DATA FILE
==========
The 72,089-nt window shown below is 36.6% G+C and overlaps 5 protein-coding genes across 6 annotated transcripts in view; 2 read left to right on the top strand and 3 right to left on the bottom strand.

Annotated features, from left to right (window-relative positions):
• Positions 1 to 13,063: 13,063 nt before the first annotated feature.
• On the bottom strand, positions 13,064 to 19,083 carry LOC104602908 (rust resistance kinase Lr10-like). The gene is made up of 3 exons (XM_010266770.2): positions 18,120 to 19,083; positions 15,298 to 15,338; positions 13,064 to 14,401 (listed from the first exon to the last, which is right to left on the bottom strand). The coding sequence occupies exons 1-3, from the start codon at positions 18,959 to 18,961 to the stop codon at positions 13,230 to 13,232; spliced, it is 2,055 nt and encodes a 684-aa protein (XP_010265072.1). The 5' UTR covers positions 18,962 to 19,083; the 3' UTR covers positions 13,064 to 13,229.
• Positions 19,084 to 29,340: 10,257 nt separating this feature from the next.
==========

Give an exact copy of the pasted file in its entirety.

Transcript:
The 72,089-nt window shown below is 36.6% G+C and overlaps 5 protein-coding genes across 6 annotated transcripts in view; 2 read left to right on the top strand and 3 right to left on the bottom strand.

Annotated features, from left to right (window-relative positions):
• Positions 1 to 13,063: 13,063 nt before the first annotated feature.
• On the bottom strand, positions 13,064 to 19,083 carry LOC104602908 (rust resistance kinase Lr10-like). The gene is made up of 3 exons (XM_010266770.2): positions 18,120 to 19,083; positions 15,298 to 15,338; positions 13,064 to 14,401 (listed from the first exon to the last, which is right to left on the bottom strand). The coding sequence occupies exons 1-3, from the start codon at positions 18,959 to 18,961 to the stop codon at positions 13,230 to 13,232; spliced, it is 2,055 nt and encodes a 684-aa protein (XP_010265072.1). The 5' UTR covers positions 18,962 to 19,083; the 3' UTR covers positions 13,064 to 13,229.
• Positions 19,084 to 29,340: 10,257 nt separating this feature from the next.